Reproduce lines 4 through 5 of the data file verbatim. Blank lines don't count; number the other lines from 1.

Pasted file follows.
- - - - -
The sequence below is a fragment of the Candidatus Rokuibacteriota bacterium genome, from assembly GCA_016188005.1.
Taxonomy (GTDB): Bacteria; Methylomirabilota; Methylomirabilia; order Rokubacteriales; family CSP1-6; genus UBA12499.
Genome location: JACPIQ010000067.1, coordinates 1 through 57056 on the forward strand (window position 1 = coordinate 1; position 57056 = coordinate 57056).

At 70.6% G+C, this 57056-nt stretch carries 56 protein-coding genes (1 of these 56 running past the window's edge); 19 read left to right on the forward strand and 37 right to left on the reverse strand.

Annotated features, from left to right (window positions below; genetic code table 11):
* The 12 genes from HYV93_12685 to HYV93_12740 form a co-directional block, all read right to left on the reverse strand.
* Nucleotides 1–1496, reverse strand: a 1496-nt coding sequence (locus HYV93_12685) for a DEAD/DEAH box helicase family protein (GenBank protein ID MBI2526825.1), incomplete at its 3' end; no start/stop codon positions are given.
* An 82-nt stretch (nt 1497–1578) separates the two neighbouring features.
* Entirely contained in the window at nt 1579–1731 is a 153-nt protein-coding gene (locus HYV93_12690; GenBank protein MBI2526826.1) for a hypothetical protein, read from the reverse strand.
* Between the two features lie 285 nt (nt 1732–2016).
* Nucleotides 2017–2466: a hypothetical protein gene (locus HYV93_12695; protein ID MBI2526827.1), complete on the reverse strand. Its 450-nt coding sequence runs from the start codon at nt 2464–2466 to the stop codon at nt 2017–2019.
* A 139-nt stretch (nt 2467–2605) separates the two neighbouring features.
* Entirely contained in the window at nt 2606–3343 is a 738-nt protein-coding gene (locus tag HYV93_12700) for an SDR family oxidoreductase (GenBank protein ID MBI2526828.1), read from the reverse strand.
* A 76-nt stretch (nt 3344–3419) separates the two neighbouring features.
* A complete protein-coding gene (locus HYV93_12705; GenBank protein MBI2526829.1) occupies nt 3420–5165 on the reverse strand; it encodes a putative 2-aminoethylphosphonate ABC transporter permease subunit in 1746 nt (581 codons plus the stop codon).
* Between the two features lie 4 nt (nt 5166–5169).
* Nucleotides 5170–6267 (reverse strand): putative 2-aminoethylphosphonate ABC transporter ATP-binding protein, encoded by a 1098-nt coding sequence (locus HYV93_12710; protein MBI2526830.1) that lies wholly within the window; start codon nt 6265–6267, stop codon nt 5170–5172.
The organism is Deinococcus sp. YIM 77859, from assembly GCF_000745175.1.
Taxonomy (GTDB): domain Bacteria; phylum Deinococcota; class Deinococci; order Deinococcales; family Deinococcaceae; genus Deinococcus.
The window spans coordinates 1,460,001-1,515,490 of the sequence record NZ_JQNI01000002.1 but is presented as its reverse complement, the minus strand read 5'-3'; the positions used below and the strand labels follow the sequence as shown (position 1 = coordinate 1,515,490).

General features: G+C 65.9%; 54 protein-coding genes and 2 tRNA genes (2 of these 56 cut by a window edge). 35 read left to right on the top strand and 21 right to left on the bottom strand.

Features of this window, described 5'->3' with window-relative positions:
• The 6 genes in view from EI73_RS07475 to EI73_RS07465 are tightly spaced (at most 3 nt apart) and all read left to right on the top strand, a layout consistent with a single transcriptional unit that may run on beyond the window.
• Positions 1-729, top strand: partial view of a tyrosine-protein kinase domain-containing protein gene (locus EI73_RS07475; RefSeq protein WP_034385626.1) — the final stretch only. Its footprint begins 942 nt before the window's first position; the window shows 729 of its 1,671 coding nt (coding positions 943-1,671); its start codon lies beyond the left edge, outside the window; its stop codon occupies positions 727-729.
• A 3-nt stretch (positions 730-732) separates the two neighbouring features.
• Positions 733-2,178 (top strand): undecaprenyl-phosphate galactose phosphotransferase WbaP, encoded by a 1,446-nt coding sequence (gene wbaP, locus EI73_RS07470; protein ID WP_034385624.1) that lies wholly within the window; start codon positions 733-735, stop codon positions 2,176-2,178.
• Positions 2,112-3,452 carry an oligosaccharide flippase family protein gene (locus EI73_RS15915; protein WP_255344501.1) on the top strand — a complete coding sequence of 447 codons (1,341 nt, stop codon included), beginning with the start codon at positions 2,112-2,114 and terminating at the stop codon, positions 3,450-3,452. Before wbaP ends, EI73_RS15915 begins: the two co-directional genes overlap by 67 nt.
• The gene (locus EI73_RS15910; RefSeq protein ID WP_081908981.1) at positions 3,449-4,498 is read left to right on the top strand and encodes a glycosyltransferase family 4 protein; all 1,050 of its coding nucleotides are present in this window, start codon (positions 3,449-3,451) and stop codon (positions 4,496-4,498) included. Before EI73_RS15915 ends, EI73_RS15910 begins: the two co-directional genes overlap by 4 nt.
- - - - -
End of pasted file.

At 70.6% G+C, this 57056-nt stretch carries 56 protein-coding genes (1 of these 56 running past the window's edge); 19 read left to right on the forward strand and 37 right to left on the reverse strand.

Annotated features, from left to right (window positions below; genetic code table 11):